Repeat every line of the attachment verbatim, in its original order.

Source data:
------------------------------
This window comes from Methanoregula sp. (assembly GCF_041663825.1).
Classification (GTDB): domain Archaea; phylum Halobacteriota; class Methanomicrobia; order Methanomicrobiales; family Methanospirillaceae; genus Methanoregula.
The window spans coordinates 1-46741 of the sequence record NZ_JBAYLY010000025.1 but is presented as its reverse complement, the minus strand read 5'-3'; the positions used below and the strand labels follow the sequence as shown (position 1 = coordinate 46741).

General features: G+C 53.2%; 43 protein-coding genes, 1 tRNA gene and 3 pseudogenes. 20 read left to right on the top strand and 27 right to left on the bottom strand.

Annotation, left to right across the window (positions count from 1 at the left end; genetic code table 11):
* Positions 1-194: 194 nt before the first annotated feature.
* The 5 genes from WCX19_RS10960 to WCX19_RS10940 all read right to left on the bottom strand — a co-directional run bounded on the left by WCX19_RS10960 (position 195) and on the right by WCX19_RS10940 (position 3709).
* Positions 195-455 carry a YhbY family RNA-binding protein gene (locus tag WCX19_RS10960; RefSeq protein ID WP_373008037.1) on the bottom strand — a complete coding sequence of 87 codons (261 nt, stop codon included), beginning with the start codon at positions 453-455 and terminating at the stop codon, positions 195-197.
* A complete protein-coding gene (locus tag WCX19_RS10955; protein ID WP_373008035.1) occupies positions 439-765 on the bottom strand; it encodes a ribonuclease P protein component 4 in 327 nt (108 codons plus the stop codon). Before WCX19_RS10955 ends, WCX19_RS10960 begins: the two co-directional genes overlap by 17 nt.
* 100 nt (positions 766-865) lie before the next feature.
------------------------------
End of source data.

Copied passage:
This window comes from Methanoregula sp. (assembly GCF_041663825.1).
Classification (GTDB): domain Archaea; phylum Halobacteriota; class Methanomicrobia; order Methanomicrobiales; family Methanospirillaceae; genus Methanoregula.
The window spans coordinates 1-46741 of the sequence record NZ_JBAYLY010000025.1 but is presented as its reverse complement, the minus strand read 5'-3'; the positions used below and the strand labels follow the sequence as shown (position 1 = coordinate 46741).

General features: G+C 53.2%; 43 protein-coding genes, 1 tRNA gene and 3 pseudogenes. 20 read left to right on the top strand and 27 right to left on the bottom strand.

Annotation, left to right across the window (positions count from 1 at the left end; genetic code table 11):
* Positions 1-194: 194 nt before the first annotated feature.
* The 5 genes from WCX19_RS10960 to WCX19_RS10940 all read right to left on the bottom strand — a co-directional run bounded on the left by WCX19_RS10960 (position 195) and on the right by WCX19_RS10940 (position 3709).
* Positions 195-455 carry a YhbY family RNA-binding protein gene (locus tag WCX19_RS10960; RefSeq protein ID WP_373008037.1) on the bottom strand — a complete coding sequence of 87 codons (261 nt, stop codon included), beginning with the start codon at positions 453-455 and terminating at the stop codon, positions 195-197.
* A complete protein-coding gene (locus tag WCX19_RS10955; protein ID WP_373008035.1) occupies positions 439-765 on the bottom strand; it encodes a ribonuclease P protein component 4 in 327 nt (108 codons plus the stop codon). Before WCX19_RS10955 ends, WCX19_RS10960 begins: the two co-directional genes overlap by 17 nt.
* 100 nt (positions 766-865) lie before the next feature.